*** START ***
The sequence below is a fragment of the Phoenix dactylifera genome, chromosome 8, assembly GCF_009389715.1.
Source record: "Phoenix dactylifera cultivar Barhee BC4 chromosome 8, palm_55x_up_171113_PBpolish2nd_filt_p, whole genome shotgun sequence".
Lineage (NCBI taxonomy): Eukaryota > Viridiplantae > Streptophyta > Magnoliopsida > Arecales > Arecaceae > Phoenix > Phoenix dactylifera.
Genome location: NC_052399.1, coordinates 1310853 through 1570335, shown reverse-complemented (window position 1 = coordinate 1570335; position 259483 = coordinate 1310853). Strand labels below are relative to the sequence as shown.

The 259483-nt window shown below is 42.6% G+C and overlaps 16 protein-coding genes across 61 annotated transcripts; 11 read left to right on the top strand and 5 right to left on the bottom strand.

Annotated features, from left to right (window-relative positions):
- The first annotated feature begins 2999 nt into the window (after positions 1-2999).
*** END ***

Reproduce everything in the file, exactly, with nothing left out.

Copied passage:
The sequence below is a fragment of the Phoenix dactylifera genome, chromosome 8, assembly GCF_009389715.1.
Source record: "Phoenix dactylifera cultivar Barhee BC4 chromosome 8, palm_55x_up_171113_PBpolish2nd_filt_p, whole genome shotgun sequence".
Lineage (NCBI taxonomy): Eukaryota > Viridiplantae > Streptophyta > Magnoliopsida > Arecales > Arecaceae > Phoenix > Phoenix dactylifera.
Genome location: NC_052399.1, coordinates 1310853 through 1570335, shown reverse-complemented (window position 1 = coordinate 1570335; position 259483 = coordinate 1310853). Strand labels below are relative to the sequence as shown.

The 259483-nt window shown below is 42.6% G+C and overlaps 16 protein-coding genes across 61 annotated transcripts; 11 read left to right on the top strand and 5 right to left on the bottom strand.

Annotated features, from left to right (window-relative positions):
- The first annotated feature begins 2999 nt into the window (after positions 1-2999).